With unemployment realistically over 35% and the poverty rate similar to that of the obscure third world African countries, the Iranian people have finally realized that they are indeed in a depression.

The consensus amongst the people is that the sixth parliament will directly move to reverse many of the laws passed by the fifth parliament and further move towards eliminating the present unelected institutions and judiciary system within the government, thus forcing the ruling akhoonds to shut down the new parliament, leaving no choice for the people but to secure their rights through another major upheaval. Clearly this year shall be a year of destiny for Iran as was 1357 >>> FULL TEXT

Kambiz Ameli

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* Thoroughly enjoyable

I have thoroughly enjoyed Reza Ordoubadian's stories in your publication ["The up-star woman"]. I especially look forward to reading more stories of his family or fictionalized family.

Jeff Sandvig

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* Let's not forget

I saw the Farzaneh Taiedi's picture in the Nostalgia section (one of my favorie sections in this site). Let's remember and never forget the fact that she had a role as an actress in the movie "Not without my daughter". I want all the Iranians to remember how "khaaen beh vatan" a person can be.

Faramarz Kaviani

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May 23, 2000

    * Refresher course in history

Reference to Mrs. Pahlavi's letter:

First paragraph: false.

Second Paragraph, false: Political and economical deterioration threathened Iran in 1953 because the profit of countries such as Great Britain, the U.S and others was threathend due to the nationalization of the oil industry and the movemet that Dr. Mossadegh had started toward a democratic government. So instead we got the Shah's dictaorship, which naturally protected the interests of those countries particularily the U.S.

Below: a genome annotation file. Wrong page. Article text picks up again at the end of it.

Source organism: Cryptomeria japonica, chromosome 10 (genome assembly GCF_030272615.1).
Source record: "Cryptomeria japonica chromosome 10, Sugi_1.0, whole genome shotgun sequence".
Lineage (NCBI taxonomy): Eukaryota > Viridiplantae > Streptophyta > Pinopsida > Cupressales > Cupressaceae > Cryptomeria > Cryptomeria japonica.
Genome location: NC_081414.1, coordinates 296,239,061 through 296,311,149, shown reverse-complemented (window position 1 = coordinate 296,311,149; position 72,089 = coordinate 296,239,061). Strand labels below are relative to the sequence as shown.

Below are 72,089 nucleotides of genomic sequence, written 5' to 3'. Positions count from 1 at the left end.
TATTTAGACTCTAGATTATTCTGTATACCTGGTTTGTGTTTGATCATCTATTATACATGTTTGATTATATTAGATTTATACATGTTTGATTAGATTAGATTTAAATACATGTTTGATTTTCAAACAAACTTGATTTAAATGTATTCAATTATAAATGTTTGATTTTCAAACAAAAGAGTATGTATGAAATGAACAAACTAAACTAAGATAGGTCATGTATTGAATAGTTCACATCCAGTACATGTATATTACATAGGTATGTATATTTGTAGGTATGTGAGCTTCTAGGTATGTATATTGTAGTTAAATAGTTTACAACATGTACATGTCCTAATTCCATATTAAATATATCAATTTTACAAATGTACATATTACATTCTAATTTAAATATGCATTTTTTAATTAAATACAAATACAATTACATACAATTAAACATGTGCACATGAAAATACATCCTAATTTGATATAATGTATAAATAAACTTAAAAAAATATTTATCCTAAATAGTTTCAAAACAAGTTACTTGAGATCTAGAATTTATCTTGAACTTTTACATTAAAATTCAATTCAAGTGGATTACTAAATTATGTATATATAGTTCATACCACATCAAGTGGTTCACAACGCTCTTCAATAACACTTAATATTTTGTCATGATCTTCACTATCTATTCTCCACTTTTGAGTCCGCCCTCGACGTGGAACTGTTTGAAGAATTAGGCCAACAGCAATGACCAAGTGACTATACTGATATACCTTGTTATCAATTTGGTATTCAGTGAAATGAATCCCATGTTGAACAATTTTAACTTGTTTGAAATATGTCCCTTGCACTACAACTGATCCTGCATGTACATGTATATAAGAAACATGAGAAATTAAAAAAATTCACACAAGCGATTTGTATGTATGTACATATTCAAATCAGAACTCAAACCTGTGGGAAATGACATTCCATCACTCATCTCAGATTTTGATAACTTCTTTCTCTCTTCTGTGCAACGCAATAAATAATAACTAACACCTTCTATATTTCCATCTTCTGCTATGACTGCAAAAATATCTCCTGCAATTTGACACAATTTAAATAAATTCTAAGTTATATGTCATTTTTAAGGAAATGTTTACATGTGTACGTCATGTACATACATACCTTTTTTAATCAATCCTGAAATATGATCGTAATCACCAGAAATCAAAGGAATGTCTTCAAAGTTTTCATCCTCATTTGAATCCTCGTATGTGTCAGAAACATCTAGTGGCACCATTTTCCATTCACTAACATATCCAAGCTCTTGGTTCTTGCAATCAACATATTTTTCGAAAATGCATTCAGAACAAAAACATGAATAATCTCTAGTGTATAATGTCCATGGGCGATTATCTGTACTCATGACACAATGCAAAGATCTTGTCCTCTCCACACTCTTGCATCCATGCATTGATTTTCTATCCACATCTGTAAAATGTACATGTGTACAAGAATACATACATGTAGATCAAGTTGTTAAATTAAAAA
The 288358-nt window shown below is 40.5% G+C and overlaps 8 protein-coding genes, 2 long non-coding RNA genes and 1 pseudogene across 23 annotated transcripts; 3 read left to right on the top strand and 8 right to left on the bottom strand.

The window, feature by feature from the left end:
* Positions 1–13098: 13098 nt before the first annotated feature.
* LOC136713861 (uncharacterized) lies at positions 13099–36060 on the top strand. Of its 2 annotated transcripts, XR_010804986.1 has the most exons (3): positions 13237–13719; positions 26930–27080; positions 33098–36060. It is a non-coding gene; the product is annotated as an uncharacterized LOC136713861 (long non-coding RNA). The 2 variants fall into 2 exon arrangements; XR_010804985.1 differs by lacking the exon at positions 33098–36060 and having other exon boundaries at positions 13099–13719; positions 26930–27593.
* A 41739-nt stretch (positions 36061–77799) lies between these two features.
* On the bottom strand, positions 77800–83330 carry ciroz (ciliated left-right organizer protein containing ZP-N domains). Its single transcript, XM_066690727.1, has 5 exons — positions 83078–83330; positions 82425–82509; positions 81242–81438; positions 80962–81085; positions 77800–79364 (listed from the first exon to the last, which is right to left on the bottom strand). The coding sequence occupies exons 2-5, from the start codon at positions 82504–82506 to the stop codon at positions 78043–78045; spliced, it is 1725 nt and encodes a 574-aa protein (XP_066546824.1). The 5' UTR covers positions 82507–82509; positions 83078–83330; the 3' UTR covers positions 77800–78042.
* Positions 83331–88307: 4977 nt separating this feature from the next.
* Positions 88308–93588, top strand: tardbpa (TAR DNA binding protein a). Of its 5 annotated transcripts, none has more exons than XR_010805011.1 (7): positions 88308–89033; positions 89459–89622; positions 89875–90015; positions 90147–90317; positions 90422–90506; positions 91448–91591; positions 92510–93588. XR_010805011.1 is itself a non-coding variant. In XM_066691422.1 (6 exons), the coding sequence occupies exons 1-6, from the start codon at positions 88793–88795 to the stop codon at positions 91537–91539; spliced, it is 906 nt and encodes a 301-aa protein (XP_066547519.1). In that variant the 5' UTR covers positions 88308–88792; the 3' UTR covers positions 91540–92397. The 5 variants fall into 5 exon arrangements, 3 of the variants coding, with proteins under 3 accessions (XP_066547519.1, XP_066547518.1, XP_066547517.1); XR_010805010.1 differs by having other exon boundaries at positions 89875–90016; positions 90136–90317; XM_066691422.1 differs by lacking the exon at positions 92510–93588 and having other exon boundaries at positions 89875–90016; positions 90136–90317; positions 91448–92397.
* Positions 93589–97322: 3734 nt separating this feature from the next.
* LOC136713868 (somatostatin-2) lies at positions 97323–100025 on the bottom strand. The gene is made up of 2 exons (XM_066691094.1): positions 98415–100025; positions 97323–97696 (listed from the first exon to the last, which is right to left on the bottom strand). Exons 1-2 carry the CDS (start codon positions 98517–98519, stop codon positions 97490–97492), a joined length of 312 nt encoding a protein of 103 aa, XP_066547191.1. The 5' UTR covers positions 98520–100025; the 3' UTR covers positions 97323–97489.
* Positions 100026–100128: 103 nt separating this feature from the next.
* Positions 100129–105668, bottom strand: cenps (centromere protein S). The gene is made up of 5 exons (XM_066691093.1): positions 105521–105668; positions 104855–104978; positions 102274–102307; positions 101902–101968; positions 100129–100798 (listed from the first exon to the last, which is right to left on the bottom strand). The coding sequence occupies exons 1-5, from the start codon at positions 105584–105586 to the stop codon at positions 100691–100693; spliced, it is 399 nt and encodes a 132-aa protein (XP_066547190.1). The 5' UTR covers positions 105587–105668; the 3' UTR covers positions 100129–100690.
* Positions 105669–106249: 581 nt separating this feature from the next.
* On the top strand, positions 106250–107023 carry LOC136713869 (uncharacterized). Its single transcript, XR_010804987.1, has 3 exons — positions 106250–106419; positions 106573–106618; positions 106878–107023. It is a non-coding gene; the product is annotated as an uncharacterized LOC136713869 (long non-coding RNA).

Third paragraph, false: When the Shah fled Iran before the coup, the majorty of Iranians didn't care if he returned or not . It was the will of the U.S. which didn't think Dr. Mossadegh was going to be a good serven. So they planned and implemented the 28th of Mordad coup >>> FULL TEXT

F. Rafat

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* Annoying ads

You have given in to lust for money. You should at least leave the front page of your site free from annoying and flashing advertisement. It has reduced the prestige and the importance of your site.

Iradj Forootan

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May 22, 2000

* Identify with Arabs or Israel?

I enjoyed reading Massoumeh Price's review of Judaism in Iran ["Ups and (mostly) downs"]. I always thought it very interesting that Iranians (Elamites, Medes, Persians, etc.) are one of the few ancient people portrayed as "good guys" in the Old Testament.

Clearly religion plays an important role when identifying with one side vs the other, and hence Islamic Iran's support for anti-Israeli causes among Moslem Arabs. But had Saddam Hussein not invaded Kuwait and fallen from his Arab Nationalist glory (and international support), would we Iranians still be identifying more with the Arabs who, with very few exceptions, all supported his atrocities against Iran? Or would we be identifying more with Israel who, like Iran, was on the target list of Iraq's growing chemical, biological, and nuclear weapons? I guess we will never know-- but it's worth thinking about.

Ramin Abhari

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* Questionable

The article by Ms. Massoume Price creates a considerable amount of room for questions ["Ups and (mostly) downs"]. Of course Ms. Price did put a lot of effort in preparing this article which has informative qualities to it, however the emphasis or lack there-of on presenting history from a, as it seems , fair point of view leads me to believe that the article deserves the attention for additional follow-ups in opinions, the facts, and one's view towards a people's history (in this case, people of the Jewish faith in Iran).

Kaveh Tashakori